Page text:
Tea, Sir Joseph Banks, and Spring Grove House

Conservatory at Spring Grove House

If you have read my story about this blog, you know that the longer I live in England and the more I see and do, the more I discover that almost  every place and every thing here has a tea connection. Some are obvious, but others are obscure and I need to do a bit of research before I can make the association. Today’s post is a perfect illustration.

I hope you read about the Royal Albert Afternoon Tea at Kew Green I went to a few weeks ago on a Saturday; it was also Open House London 2012 that week-end. Open House London happens once a year when over 750 buildings in London and the surrounding area throw open their doors with free entry all week-end. Most of the buildings are well-known and not generally accessible by the public throughout the year; a few places are less familiar.

When we left Kew that Saturday, I thought we were going straight home but Mr. Tea, who thinks he is the best driver in the world does most of the driving in our family, took a slight detour and followed the Open House London signs until we ended up at a place called Spring Grove House. Except we weren’t just at Spring Grove House – we were also on the campus of West Thames College*, of which Spring Grove House is a part.

 

Spring Grove House, West Thames College campus

Spring Grove House

The exterior of Spring Grove House, built in 1779, was pleasant enough, but there certainly wasn’t any kind of  Wow! factor going on for me, so I couldn’t figure out why we were there. I had never even heard of the place.

We walked in the front door and as Mr. Tea was signing the Guest Register, the docent enquired of him, “Alumni or visitor?” to which he replied, “Alumni.”

Huh?

Apparently, Mr. Tea studied here in his late teens. (Married to the man for almost ten years, and I’m still learning things about him!)

 

Stained glass window, Spring Grove House

Spring Grove House was quite lovely inside, with beautiful stained glass windows, dark wood panelling, plaster ceilings, and beautiful fireplaces. In 1886, the house was owned by Andrew Pears, great grandson of the famous soap manufacturer. But before that, in 1808, it was the country residence of Sir Joseph Banks (1743-1820) of London.

I was not familiar with Joseph Banks but during the brief house tour, learned that he was an eminent English botanist and explorer who collected plant specimens from all over the world. He traveled on the Endeavour with Captain Cook, and was instrumental in the development of the now world-renowned plant collections at Kew Gardens.  It was Banks who introduced us to the likes of eucalyptus and mimosa, and he even had a genus named after him: Banksia.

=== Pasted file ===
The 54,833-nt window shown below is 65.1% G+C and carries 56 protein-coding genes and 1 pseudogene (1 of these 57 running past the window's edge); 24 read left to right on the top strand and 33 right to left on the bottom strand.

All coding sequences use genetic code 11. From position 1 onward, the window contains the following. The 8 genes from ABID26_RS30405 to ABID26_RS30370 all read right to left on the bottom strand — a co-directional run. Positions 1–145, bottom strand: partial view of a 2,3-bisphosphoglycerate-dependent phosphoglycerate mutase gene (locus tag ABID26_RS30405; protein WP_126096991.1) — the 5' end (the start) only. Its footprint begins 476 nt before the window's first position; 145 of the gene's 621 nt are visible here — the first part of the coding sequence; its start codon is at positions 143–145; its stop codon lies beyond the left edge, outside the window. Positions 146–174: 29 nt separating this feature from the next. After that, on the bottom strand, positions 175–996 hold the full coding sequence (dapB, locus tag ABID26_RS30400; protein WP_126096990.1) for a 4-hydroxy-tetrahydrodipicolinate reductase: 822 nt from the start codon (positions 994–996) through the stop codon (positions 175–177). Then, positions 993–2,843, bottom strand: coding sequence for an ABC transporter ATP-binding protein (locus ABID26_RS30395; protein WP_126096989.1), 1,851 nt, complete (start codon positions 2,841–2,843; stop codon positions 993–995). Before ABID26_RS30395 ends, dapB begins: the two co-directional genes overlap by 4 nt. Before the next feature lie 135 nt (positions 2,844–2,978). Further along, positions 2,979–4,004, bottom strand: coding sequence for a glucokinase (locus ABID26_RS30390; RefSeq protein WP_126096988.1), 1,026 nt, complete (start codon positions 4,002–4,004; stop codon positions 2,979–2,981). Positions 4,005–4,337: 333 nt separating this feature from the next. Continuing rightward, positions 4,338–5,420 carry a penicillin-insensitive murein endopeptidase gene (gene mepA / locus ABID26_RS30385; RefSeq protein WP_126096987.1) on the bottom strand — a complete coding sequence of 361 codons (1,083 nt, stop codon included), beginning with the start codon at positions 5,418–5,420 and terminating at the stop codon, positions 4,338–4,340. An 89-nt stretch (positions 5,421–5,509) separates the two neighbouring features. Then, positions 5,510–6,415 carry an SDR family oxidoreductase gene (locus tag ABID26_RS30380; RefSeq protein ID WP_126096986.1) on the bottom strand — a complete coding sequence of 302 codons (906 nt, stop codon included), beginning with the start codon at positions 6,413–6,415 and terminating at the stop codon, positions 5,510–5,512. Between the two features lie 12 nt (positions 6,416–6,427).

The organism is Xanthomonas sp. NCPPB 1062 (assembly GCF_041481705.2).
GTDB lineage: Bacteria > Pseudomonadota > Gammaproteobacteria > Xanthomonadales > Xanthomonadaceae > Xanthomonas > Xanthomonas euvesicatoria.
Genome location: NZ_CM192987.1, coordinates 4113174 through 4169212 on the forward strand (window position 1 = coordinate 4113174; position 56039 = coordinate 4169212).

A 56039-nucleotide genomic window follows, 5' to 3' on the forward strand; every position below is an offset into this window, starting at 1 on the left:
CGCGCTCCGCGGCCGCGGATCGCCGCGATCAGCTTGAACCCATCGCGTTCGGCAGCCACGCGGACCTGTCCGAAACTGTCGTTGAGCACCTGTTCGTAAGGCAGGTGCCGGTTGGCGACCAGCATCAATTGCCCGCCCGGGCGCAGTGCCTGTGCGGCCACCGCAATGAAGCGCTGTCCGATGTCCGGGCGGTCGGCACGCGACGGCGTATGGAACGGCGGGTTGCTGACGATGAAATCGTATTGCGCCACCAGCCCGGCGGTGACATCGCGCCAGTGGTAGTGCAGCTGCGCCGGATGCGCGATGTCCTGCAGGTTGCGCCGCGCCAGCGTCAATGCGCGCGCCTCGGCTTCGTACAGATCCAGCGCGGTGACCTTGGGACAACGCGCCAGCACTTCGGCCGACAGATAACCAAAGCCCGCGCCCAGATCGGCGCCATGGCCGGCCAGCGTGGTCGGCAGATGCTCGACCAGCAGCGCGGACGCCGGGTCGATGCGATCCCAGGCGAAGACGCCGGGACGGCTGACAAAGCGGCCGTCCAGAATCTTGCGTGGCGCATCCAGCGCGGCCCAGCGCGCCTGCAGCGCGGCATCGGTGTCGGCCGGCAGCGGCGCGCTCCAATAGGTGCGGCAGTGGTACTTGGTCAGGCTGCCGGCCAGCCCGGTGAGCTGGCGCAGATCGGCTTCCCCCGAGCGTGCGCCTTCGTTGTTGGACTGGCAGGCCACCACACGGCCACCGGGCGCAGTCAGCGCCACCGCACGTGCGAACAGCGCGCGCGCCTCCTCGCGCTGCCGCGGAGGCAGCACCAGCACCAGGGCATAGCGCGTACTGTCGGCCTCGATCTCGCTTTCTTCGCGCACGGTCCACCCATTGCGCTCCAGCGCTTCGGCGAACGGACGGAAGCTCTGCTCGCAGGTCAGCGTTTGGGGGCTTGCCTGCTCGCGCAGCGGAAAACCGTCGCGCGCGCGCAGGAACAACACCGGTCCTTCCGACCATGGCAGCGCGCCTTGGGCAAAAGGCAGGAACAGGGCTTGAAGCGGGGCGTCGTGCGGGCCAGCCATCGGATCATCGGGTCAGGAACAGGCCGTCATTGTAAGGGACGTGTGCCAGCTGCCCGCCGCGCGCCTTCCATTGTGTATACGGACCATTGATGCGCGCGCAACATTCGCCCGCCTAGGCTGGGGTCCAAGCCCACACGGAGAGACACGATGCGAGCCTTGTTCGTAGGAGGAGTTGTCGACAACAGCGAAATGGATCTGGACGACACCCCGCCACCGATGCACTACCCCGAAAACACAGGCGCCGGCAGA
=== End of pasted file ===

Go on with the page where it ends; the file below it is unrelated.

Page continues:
Stained glass window detail, Spring Grove House

Walking around Spring Grove House, I started thinking about Sir Joseph Banks.  As a botanist in the late 18th century, surely he must have a tea connection, in turn giving Spring Grove House a tea connection as well. At that time in England, tea was in great demand and tea drinking was prevalent and fashionable. Still a somewhat ‘new’ commodity, it was studied and discussed by all the great movers and shakers of the day.

I returned to a room where books and papers about Banks were laid out, and picked up a large volume on the life of Sir Joseph Banks. I flipped to the index at the back of the book, turned the pages until I reached the letter in the alphabet I was looking for, and ran my finger down the page hoping to find the word tea.  And find the word tea I did – together with page after page after page of tea-related references. I couldn’t wait to get home and start reading!

 

Sir Joseph Banks, Blue Plaque, Spring Grove House

My research revealed that Sir Joseph Banks was a man passionate about tea – and a man of influence upon its history.

▪ He was the first to identify the potential for growing tea in India, and in 1788 suggested it to the East India Company.

▪ He and his wife Lady Banks were avid collectors of china tea ware, and regularly served tea to visitors at their London home.

▪ He had a tea house in the basement of his home where he would experiment adding different flavourings to tea and in so doing, created the Earl Grey tea blend!

Or did he?

There are several theories about the history of Earl Grey tea,  but a very recent one is that  Sir George Staunton, an officer of The East India Company, sent a sample of Chinese tea scented with Neroli oil to Banks. In an attempt to re-create the blend  – can’t you just visualise Banks the mad tea scientist in his London basement, adding a pinch of this and a pinch of that to his cauldron of black tea leaves? - Banks realised he did not have Neroli but he did have a [experimental] Bergamot tree growing in his garden, so he used the similarly flavoured Bergamot oil as a substitute.

Whatever its true provenance, the pleasing tea-with-Bergamot blend was named after the popular politician Earl Grey, and marketed first by both Twinings and Jacksons of Piccadilly.

 

Proudly bearing a Blue Plaque to botanist and explorer Sir Joseph Banks, the innocuous Spring Grove House sits quietly within the campus of West Thames College, London Road, Isleworth. Of all the teachers, students, and visitors who have ever had a cup of tea there, how many knew just how much that cup of tea connected them to the man whose name is on that plaque?

 

 

*In this instance, the word “college” means post-high school but not at degree level.

 

See the Tea in England Facebook page for more pictures of Spring Grove House, and some fun and interesting things related to the content of this post.